Your candidate has been outside the country for so long. Does she know the problems of the country and how difficult it has been for people coping to live?

She is a Nigerian and if she does not understand the problems, she will not come to contest the presidential election. It takes a lot of effort to vie for the presidency on whatever platform. So, for someone to come out, it means the person knows the problems.

What challenges are facing your party as the general election draws nearer?

There are challenges but it is not only my party that grapples with such challenges.  Other parties, especially those that do not have access to public funds, have similar problems. Some of the parties contesting in the elections are in power and have access to public funds and this makes them stronger than others. Politics is also expensive not only in Nigerian but elsewhere. We are trying to draw resources from our pockets to remain afloat. Because of this, our speed and visibility cannot be the same as those who have access to public resources.

You spoke against godfathers, but they play vital roles in supporting political parties morally and with funding. If you condemn godfathers, how do you get the money to finance your operations?

Godfathers support some parties with the money they get from public coffers where they are opportune to have access to milk. Those who made their money legitimately such as Alhaji Dangote, Chief Otedola, Alhaji Dantata, A.A. Rano or Chief Elumelu are not spending money on politics. This is because they sweated to get their money.

Political parties are constantly engaging with the Independent National Electoral Commission [INEC]. How would you score INEC so far in terms of its preparations for the 2023 general elections? Are there areas that should be improved upon?

We are 100% satisfied with the preparations of INEC. I do not think that there are any areas that the commission has not done well. The team under the leadership of Professor Mahmud Yakubu has done very well. INEC has surpassed our expectations in the preparation for the election. I am very confident that Nigerians will see something different during the election coupled with the new CBN policy of the changing the currency; incidences of vote buying will be greatly forestalled. This time, votes will count far beyond what it used to be.

Are you not worried that even the INEC chairman recently expressed concern that the elections might not hold due to widespread insecurity?

The INEC chairman is a very responsible person and I trust that he would keep to the promise not to postpone the election. I know him very well. He is a very capable man for this job. The increase in violence is normal in the sense that if people are going for some competition, those who see that they are losing will do everything to thwart the process by finding faults or doing things that may derail the process. This exactly is a summary of what is happening now as it affects the attacks on INEC offices. There was increased violence just before the elections in 2015, and 2019 and before these dates. Boko Haram operations heightened and there was an insurgency, but the election took place and produced people like Governor Zulum. Even in Anambra state, the scale of violence was so much before the election, but the polls held and produced Governor Charles Soludo. So, these things that are happening now are to be expected and there should be no cause for concern.   

The distribution and collection of PVCs have not been very encouraging. As a stakeholder what do you think is responsible?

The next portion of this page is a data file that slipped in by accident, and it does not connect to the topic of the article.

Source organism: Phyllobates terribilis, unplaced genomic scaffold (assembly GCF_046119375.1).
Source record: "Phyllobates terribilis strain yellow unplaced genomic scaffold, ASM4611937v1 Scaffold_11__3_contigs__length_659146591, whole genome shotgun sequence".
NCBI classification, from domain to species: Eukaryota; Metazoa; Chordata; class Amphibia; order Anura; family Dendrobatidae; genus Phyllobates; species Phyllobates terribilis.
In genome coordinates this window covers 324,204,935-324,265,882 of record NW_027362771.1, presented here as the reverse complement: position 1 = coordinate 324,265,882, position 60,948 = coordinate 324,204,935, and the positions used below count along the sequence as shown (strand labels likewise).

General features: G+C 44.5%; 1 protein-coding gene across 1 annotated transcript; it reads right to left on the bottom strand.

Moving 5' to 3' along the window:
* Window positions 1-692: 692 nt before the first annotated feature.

We must blame Nigerians who like the last-minute rush in everything and not INEC which has been so magnanimous by extending the deadline. People should try and collect their cards.

There are also complaints that some INEC staff are frustrating the process by demanding gratification and are being selective in the distribution of the cards. What do you have to say to this?

People should be encouraged to disclose such things. I had a similar experience some years back when I went to collect my card, and somebody was demanding money from some old men and called the attention of law enforcement agents who arrested the culprit. So, people should blow the whistle. Although we cannot have a perfect situation, there must be an exception. There are people who are deviant enough to want to break the rules, but such people are small in number.

Finally, what do you advise politicians and Nigerians to do during the coming general election?

My advice to politicians is that they must stop the politics of ‘we must get it by all means.’ The attitude must stop in the interest of the nation. It is God that gives leadership, and He gives it to whoever He wants. In the end, it is only one person that will emerge for each position. We must have a country and a home before any other thing. If we destroy our homes in the name of politics, we have done a great disservice to ourselves, and nobody will come to fix it for us. Whatever we do, Nigerians should prioritise the harmonious existence of the people and society by putting God first in all we do. President Muhammadu Buhari contested the election several times before winning to become president. Alhaji Atiku Abubakar contested many times. It is possible that this time around, God will favour him because it is the will of God to do so. Other candidates like Asiwaju Bola Tinubu or my candidate who are contesting for the first time can equally be favoured to win the presidential election. It is the will of God. Nigerians should learn to accept the will of God and move the country forward.  I want to assure the people that this is going to be one of the best elections in the country because every vote will count. People should not entertain fear that someone will sit in a classroom somewhere and rewrite or falsify the results of the election and announce it. It will not be possible in the 2023 general elections.      Ends. 

Photo- Alhaji Yusuf Mamman Dantalle, National Chairman, Allied Peoples Movement (APM).